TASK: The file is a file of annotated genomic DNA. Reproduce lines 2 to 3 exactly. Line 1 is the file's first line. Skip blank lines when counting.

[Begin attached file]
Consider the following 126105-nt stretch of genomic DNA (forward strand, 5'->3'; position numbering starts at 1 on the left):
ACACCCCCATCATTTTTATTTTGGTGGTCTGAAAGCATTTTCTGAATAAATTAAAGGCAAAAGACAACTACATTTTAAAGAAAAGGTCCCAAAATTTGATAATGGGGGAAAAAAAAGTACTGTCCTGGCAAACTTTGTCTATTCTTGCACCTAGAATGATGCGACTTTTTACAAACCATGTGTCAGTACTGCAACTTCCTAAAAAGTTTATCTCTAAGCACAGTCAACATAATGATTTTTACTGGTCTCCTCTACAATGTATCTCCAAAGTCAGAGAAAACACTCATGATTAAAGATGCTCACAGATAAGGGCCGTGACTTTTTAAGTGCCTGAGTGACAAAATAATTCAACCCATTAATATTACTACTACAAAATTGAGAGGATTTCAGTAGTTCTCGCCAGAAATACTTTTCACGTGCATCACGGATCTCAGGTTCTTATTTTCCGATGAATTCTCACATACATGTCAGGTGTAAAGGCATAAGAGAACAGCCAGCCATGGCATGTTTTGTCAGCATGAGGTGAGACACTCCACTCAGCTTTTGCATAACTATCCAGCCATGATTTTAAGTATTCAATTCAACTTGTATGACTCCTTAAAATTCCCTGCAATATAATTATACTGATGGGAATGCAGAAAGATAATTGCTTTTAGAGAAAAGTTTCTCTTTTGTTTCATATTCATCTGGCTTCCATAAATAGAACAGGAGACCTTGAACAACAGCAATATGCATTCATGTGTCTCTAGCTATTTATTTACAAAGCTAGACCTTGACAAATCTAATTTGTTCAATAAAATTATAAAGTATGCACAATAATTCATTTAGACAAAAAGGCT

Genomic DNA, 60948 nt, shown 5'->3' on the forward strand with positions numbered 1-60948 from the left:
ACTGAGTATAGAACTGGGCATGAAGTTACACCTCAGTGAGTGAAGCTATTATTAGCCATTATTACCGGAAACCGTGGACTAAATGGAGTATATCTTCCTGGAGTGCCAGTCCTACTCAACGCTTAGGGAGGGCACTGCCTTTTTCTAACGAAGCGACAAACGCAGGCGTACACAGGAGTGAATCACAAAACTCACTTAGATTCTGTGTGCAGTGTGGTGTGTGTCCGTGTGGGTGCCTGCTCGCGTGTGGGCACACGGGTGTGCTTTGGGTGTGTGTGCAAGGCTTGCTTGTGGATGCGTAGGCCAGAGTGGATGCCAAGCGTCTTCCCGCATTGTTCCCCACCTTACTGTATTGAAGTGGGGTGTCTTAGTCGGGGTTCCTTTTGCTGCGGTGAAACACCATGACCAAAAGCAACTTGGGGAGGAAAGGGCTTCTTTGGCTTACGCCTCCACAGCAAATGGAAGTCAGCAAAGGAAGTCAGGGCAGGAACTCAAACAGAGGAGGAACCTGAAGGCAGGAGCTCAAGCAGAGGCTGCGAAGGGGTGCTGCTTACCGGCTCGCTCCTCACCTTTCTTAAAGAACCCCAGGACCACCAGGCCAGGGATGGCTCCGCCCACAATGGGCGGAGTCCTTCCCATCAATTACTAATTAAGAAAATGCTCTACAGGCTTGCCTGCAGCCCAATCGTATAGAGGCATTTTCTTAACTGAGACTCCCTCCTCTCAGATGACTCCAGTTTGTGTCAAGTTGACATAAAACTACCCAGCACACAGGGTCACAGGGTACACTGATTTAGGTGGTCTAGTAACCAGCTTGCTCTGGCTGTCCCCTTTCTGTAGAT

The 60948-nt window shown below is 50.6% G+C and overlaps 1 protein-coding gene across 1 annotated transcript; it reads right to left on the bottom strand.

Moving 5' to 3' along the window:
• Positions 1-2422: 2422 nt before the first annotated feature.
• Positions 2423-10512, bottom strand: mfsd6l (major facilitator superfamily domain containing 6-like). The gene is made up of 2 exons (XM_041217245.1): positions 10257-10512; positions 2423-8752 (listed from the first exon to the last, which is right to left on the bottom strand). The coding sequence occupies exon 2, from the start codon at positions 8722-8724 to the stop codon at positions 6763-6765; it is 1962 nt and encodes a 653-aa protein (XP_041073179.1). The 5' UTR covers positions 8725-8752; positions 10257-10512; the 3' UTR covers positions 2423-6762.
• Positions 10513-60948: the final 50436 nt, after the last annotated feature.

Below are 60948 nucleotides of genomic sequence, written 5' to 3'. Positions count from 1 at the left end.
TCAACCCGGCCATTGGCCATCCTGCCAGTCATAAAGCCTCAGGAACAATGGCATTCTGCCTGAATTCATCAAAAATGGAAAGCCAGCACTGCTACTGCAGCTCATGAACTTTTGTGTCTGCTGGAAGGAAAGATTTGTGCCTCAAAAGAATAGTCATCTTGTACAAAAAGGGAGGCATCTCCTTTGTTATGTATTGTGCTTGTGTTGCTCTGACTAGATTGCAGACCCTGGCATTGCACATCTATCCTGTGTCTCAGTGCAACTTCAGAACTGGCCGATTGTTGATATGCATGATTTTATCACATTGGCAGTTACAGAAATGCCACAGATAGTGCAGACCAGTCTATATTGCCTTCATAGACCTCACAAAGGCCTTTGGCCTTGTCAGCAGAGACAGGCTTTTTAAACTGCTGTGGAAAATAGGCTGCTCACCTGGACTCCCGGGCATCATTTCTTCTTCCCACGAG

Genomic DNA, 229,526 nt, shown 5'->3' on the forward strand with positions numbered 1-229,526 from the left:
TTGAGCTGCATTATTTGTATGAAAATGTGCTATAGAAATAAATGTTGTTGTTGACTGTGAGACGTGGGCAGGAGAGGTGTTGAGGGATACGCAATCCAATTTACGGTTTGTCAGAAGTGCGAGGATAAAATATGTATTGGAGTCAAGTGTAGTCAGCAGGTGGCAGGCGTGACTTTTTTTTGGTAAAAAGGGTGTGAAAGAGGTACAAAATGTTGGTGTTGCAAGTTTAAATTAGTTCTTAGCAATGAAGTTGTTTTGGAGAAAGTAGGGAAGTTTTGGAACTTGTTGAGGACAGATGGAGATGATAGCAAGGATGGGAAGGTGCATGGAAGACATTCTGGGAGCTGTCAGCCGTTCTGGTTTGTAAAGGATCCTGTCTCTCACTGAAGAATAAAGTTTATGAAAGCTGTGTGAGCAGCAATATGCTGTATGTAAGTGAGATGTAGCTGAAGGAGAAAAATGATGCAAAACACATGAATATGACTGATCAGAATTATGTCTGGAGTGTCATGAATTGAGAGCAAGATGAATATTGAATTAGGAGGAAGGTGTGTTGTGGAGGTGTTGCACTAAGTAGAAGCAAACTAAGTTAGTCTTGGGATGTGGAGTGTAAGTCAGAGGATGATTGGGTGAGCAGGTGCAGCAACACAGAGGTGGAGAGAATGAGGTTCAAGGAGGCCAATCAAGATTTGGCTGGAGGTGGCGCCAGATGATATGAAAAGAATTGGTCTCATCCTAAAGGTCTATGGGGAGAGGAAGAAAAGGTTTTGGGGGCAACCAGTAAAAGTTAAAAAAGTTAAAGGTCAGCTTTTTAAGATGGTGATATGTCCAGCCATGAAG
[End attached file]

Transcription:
ACACCCCCATCATTTTTATTTTGGTGGTCTGAAAGCATTTTCTGAATAAATTAAAGGCAAAAGACAACTACATTTTAAAGAAAAGGTCCCAAAATTTGATAATGGGGGAAAAAAAAGTACTGTCCTGGCAAACTTTGTCTATTCTTGCACCTAGAATGATGCGACTTTTTACAAACCATGTGTCAGTACTGCAACTTCCTAAAAAGTTTATCTCTAAGCACAGTCAACATAATGATTTTTACTGGTCTCCTCTACAATGTATCTCCAAAGTCAGAGAAAACACTCATGATTAAAGATGCTCACAGATAAGGGCCGTGACTTTTTAAGTGCCTGAGTGACAAAATAATTCAACCCATTAATATTACTACTACAAAATTGAGAGGATTTCAGTAGTTCTCGCCAGAAATACTTTTCACGTGCATCACGGATCTCAGGTTCTTATTTTCCGATGAATTCTCACATACATGTCAGGTGTAAAGGCATAAGAGAACAGCCAGCCATGGCATGTTTTGTCAGCATGAGGTGAGACACTCCACTCAGCTTTTGCATAACTATCCAGCCATGATTTTAAGTATTCAATTCAACTTGTATGACTCCTTAAAATTCCCTGCAATATAATTATACTGATGGGAATGCAGAAAGATAATTGCTTTTAGAGAAAAGTTTCTCTTTTGTTTCATATTCATCTGGCTTCCATAAATAGAACAGGAGACCTTGAACAACAGCAATATGCATTCATGTGTCTCTAGCTATTTATTTACAAAGCTAGACCTTGACAAATCTAATTTGTTCAATAAAATTATAAAGTATGCACAATAATTCATTTAGACAAAAAGGCT

Genomic DNA, 60948 nt, shown 5'->3' on the forward strand with positions numbered 1-60948 from the left: